Credit card companies sue for non-payment in about 15% of collection cases. Usually debt holders only have to worry about lawsuits if their accounts become 180-days past due and charge off, or default. That’s when a credit card company writes off a debt, counting it as a loss for accounting purposes. But even after a charge-off, credit card companies can still pursue a debt holder for repayment or sell their debt to a collection agency. If the debt holder still doesn’t pay whomever is collecting the debt, the creditor can file a lawsuit against the debt holder in civil court. However, the creditor is less likely to do so if the balance owed is under $1,000, or if the debt is settled. Plus, they might not be able to sue successfully if the statute of limitations (generally 3 to 10 years, depending on the state) has expired.
The reason lawsuits are not a credit card company’s first response in cases of non-payment is that litigation is costly in terms of both time and money. It’s also possible that the judge may not rule in their favor. If there’s any way for creditors to get paid without beginning a lawsuit, like lowering your minimum monthly payment to make it more manageable, they will usually choose that option.
As a consumer, you obviously want to avoid lawsuits, too. They’re expensive, and a court judgement against you will go on your credit report, hurting your credit score. So, it’s worth learning more about when you could be sued for credit card debt and what to do if you are.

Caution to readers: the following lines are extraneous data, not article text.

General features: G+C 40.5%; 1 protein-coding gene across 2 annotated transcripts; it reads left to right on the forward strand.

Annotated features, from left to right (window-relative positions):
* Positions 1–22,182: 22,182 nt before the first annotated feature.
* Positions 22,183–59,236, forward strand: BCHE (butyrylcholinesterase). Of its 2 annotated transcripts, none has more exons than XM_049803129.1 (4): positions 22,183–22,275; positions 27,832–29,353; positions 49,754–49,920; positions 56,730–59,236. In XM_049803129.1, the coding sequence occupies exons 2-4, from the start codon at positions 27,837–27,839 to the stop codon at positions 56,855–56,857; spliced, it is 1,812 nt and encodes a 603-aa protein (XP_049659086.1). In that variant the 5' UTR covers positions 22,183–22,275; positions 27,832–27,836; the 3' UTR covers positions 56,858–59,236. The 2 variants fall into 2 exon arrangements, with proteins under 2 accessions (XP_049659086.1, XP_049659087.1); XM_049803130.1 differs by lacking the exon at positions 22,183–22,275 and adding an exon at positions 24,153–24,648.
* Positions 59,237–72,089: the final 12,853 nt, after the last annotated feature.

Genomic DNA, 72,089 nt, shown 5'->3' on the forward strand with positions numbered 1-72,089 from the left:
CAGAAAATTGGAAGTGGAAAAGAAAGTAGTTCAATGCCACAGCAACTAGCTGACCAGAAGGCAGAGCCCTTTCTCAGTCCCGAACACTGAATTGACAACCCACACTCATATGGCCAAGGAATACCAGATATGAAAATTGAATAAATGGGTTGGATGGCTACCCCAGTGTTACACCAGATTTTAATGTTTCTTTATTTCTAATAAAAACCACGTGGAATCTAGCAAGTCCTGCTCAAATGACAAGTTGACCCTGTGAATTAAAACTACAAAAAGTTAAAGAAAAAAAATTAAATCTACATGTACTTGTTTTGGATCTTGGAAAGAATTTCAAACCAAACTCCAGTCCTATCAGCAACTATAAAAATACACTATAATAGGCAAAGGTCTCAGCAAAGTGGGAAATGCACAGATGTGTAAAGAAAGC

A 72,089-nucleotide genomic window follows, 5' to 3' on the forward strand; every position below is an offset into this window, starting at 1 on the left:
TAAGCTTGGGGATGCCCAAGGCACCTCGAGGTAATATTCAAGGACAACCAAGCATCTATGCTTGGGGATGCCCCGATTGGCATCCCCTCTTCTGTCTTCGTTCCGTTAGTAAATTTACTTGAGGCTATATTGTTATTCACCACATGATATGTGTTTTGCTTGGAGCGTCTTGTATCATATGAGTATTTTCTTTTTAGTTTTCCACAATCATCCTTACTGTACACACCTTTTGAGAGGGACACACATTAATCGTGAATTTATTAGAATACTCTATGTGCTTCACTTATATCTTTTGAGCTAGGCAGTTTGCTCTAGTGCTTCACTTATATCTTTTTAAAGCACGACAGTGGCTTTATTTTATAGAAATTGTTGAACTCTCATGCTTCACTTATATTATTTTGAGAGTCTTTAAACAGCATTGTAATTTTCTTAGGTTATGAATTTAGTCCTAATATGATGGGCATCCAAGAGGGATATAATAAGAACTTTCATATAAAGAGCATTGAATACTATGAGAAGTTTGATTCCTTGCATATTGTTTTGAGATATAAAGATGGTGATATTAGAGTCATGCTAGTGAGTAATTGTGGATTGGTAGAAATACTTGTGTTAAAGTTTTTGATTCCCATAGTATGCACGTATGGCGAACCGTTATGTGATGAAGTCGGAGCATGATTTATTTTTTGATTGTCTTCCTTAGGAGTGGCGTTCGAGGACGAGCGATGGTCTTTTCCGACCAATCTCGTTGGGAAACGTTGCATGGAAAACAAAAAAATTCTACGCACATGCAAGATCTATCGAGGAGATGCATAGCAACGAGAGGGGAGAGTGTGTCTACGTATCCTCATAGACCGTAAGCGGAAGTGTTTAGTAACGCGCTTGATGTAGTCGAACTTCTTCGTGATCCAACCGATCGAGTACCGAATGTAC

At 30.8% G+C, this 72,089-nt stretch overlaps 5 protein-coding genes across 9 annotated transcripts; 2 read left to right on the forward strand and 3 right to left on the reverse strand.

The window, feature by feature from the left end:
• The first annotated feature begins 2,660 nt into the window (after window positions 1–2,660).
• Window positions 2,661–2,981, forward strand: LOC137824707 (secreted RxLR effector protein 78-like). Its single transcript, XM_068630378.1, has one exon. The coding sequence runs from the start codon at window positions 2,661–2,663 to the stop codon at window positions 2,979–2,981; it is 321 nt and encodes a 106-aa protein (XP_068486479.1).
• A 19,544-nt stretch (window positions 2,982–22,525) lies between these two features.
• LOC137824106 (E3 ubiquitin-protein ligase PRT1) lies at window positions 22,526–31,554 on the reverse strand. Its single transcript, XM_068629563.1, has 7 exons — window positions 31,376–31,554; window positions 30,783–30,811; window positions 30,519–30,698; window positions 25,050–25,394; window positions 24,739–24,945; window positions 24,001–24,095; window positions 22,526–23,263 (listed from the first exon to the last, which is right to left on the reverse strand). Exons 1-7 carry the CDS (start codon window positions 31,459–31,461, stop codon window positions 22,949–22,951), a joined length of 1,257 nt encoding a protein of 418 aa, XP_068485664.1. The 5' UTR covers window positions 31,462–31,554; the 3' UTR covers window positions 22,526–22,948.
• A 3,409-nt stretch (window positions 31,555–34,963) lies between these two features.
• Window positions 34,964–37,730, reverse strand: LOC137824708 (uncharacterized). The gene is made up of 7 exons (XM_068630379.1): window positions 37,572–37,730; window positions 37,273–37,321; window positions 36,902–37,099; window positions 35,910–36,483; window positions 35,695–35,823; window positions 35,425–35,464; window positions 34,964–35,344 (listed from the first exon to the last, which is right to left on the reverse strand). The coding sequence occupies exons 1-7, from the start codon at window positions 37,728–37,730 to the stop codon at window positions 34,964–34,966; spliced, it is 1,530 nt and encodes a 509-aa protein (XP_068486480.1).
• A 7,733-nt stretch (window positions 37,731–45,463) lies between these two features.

Here’s when credit card companies sue for non-payment:
- You’ve been delinquent for at least 180 days: This is the point at which the creditor has to write off your debt as a loss. But they still can sue for repayment, and they often do.
- The company believes they have no other options: The likelihood of a lawsuit increases if your credit card company or collections agency can’t get in touch with you. Facing your creditors can be frightening, but it’s the only way to figure out an alternative to court. By law, debt collectors can only contact you between 8 a.m. and 9 p.m. unless you give them express permission to do otherwise, so make sure you’re reachable then or set up a different time.
- The balance owed is large enough to justify a lawsuit: Most credit card companies won’t sue for a small balance. And if you owe a lot, the company might be willing to forgive part of it in exchange for a lump-sum payment. This is called debt settlement. While it will hurt your credit (because your credit report would show you didn’t pay your debt in full), it could be worthwhile if it can help you avoid a lawsuit or bankruptcy.
Credit card companies won’t often sue for non-payment until they have tried other options. And while missing payments will hurt your credit, working with your creditors to repay your balance will at least contain the damage.
If creditors have filed a suit against you, don’t panic. Contact the creditor and a lawyer. The creditor may still be open to working with you, and a lawyer can help you prepare your defense. For example, if the debt collection agency doesn’t have all the necessary records, or if the statute of limitations has expired, you may not have to pay.
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